Monday, June 01, 2015


...Too much freedom wandering around loose in the streets and too many people having thoughts of their own undermine the ambitions of the state; long before the evil date of 9/11, the rapidly metastasizing national security agencies were separating the homegrown damned from the homegrown saved. The recent and even more rapid technological upgrades attest to the pathology of a government so afraid of its own citizens that it classifies them as probable enemies.

   Hydra-headed databanks target schoolchildren and the mothers of schoolchildren, church congregations, credit card members, and Facebook friends, anybody at work or at play with a tracking device sold under the label of an iPhone. An NSA device code-named COTTONMOUTH-I can remotely monitor anybody's computer; the CANDYGRAM asset is capable of setting up a telephone tripwire to mimic a cell phone tower. Tens of thousands of surveillance cameras conduct "truth maintenance" and  "event prediction". If all goes well, what comes up on the screens is an American democracy as safely dead as a pheasant under glass.

--Lewis H. Lapham, LAPHAM'S QUARTERLY, Winter 2015, Volume VIII, #1
 At this hour, the US Senate is locked in a debate over the renewal of the PATRIOT ACT, or the retiring of it, (it's sunset clause fulfilled at midnight), May 31st, 2015. 

Come July, JADE HELM 2015, a three month military exercise, is due to be conducted across parts of Texas , Utah, and California; and as such, it will  spread over a huge swath of land. It is seen as practice for civil unrest, --interacting with civilian population,--which is something quite unusual. Yet while it may be the butt of jokes, at the expense of those who are projecting their political agendas and ambitions onto it; there surely must be some valid reasons to inquire about its nature,  its objectives. The very scale of it geographically, and the duration from July to September, is meant to teach a number of specialists what?--about confronting enraged civilians, about arresting and detaining civilians? "Mastering the human domain" is its sales pitch--whatever in the hell that means!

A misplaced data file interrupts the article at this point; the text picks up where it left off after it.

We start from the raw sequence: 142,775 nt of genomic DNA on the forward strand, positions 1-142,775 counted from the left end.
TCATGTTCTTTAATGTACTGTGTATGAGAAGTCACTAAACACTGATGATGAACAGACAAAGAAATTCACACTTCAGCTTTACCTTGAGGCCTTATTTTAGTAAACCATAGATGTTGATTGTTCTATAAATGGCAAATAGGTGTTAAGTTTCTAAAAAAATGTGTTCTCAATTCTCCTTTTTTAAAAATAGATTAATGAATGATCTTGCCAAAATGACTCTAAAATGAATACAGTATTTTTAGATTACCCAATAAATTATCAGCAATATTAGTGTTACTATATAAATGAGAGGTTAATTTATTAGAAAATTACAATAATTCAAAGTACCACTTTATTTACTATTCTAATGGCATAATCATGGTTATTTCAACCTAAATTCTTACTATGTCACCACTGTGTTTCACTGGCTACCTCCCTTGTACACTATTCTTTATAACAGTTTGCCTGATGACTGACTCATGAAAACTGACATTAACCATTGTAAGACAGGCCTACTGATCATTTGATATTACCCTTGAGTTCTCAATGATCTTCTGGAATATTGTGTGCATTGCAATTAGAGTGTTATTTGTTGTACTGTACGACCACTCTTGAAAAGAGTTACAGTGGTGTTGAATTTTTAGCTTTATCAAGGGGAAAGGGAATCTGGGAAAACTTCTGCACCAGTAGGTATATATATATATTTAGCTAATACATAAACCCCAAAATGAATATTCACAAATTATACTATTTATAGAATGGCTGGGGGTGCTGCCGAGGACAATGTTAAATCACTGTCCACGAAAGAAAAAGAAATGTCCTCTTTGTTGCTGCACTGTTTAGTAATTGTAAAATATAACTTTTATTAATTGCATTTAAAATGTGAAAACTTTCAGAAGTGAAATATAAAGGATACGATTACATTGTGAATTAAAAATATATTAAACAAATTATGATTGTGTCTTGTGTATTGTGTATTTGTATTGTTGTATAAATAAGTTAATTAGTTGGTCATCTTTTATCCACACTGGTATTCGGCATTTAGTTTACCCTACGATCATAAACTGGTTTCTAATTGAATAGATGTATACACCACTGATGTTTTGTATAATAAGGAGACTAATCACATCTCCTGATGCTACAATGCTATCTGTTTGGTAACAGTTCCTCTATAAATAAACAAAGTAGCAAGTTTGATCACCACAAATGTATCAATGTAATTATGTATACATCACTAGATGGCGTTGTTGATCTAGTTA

Well, we have enough bugs in our bonnets already without troubling ourselves unduly about our own military, rumbling around in our rural communities, trying to gauge the level of our "permissiveness", how it feels having special forces troops milling around amongst us, as they go about their business hobnobbing with crisis actors: just a big training exercise for a time when--heaven forbid--they should have to subdue, arrest, and detain civilians. But enough about that.

The question is about democracy that expires in the presence of absolute surveillance, and about the prior restraint that is placed on justice, in that repressive sort of environment.

Justice, after all, is about the treatment of persons. Justice is an ideal toward which we must strive as a community. There is a question of a competing balance of rights, as one would weigh two claims upon a scale: the right of those who are injured, against the rights of those accused of doing the injury.

One looks in vain to find justice in a surveillance state. What disappears is that side of the scale which respects the rights of the accused. The rights of the injured can be ignored too, as everyone is treated like a bug under a microscope

Surveillance information is used to ensnare people with trivial arrest records or trouble with immigration; and the FBI or other intelligence services coerce them into working as informants. Being blackmailed this way,  these unlucky are sometimes put in dangerous situations. The justice that should be afforded to them is sacrificed. Sometimes they are sacrificed as patsies, so that a political trick or illusion can further beguile the public.

And so the state breaks the laws, shreds our civil rights, grinds the pawns and small fry into dust, and keeps on recording all our personal data and our conversations. The state looks over our shoulders, as technology permits, to glean what they may from our thoughts. 

copeland morris ENTWINED SONNET

Her shaded eyes, her necklace black velvet, onyx. Anguish she spoke; and he carried on, obsessed As only a young man could. An odd harm...